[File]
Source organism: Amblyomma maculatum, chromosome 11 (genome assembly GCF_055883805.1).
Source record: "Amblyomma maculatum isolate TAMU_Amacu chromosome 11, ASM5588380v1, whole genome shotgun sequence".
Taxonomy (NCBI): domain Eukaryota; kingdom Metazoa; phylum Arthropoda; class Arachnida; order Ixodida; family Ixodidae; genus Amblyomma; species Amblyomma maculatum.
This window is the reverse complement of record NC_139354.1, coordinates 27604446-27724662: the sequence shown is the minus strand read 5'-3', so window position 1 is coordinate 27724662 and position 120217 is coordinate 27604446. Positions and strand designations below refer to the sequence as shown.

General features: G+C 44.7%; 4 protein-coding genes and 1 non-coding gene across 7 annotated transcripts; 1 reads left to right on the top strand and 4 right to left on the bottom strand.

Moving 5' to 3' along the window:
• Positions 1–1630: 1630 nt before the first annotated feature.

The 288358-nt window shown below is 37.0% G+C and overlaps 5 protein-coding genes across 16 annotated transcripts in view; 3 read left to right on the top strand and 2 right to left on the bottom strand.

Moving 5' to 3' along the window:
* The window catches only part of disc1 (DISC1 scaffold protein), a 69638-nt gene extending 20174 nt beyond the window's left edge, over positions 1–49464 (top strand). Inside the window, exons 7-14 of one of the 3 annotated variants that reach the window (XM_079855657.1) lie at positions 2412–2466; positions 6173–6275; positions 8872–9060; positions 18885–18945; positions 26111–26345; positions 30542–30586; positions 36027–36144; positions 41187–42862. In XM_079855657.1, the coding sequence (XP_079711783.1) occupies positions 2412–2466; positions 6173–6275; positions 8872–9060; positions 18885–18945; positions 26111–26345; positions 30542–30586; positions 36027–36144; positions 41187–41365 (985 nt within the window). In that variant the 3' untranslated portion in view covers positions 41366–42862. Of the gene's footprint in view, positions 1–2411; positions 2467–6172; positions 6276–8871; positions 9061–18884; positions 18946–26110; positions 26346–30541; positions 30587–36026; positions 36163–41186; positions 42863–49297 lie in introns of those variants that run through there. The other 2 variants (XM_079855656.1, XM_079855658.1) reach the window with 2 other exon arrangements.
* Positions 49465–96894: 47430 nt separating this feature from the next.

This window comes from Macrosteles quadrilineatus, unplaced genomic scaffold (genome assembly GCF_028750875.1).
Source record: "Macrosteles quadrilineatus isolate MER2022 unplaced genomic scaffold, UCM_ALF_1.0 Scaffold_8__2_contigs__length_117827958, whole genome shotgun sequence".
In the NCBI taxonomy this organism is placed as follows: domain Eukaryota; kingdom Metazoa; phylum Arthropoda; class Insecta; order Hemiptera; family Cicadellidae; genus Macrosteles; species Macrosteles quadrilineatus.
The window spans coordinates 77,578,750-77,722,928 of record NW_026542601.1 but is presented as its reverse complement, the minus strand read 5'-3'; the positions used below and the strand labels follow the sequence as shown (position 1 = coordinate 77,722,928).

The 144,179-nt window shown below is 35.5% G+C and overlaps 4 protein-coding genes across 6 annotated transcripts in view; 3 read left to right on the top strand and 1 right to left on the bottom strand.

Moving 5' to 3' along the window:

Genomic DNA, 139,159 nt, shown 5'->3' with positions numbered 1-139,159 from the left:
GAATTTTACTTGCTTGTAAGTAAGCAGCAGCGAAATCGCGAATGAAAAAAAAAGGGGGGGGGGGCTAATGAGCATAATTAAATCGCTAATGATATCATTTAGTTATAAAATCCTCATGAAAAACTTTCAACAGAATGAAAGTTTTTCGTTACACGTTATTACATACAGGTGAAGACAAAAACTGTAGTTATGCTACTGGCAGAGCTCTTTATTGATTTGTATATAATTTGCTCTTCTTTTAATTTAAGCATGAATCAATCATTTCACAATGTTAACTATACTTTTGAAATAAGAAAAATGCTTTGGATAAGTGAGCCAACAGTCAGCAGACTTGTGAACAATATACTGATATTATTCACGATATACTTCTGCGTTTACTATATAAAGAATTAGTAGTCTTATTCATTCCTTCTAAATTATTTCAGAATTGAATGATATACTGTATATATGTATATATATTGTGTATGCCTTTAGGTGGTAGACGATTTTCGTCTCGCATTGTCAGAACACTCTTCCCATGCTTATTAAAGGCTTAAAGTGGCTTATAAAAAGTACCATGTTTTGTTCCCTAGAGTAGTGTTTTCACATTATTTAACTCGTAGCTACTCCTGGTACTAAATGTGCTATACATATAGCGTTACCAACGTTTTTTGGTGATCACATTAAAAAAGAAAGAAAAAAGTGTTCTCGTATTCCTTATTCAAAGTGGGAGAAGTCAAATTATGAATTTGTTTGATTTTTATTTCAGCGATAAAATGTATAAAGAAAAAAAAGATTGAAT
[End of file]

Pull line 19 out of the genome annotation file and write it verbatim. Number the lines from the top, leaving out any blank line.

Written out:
GAATTTTACTTGCTTGTAAGTAAGCAGCAGCGAAATCGCGAATGAAAAAAAAAGGGGGGGGGGGCTAATGAGCATAATTAAATCGCTAATGATATCATTTAGTTATAAAATCCTCATGAAAAACTTTCAACAGAATGAAAGTTTTTCGTTACACGTTATTACATACAGGTGAAGACAAAAACTGTAGTTATGCTACTGGCAGAGCTCTTTATTGATTTGTATATAATTTGCTCTTCTTTTAATTTAAGCATGAATCAATCATTTCACAATGTTAACTATACTTTTGAAATAAGAAAAATGCTTTGGATAAGTGAGCCAACAGTCAGCAGACTTGTGAACAATATACTGATATTATTCACGATATACTTCTGCGTTTACTATATAAAGAATTAGTAGTCTTATTCATTCCTTCTAAATTATTTCAGAATTGAATGATATACTGTATATATGTATATATATTGTGTATGCCTTTAGGTGGTAGACGATTTTCGTCTCGCATTGTCAGAACACTCTTCCCATGCTTATTAAAGGCTTAAAGTGGCTTATAAAAAGTACCATGTTTTGTTCCCTAGAGTAGTGTTTTCACATTATTTAACTCGTAGCTACTCCTGGTACTAAATGTGCTATACATATAGCGTTACCAACGTTTTTTGGTGATCACATTAAAAAAGAAAGAAAAAAGTGTTCTCGTATTCCTTATTCAAAGTGGGAGAAGTCAAATTATGAATTTGTTTGATTTTTATTTCAGCGATAAAATGTATAAAGAAAAAAAAGATTGAAT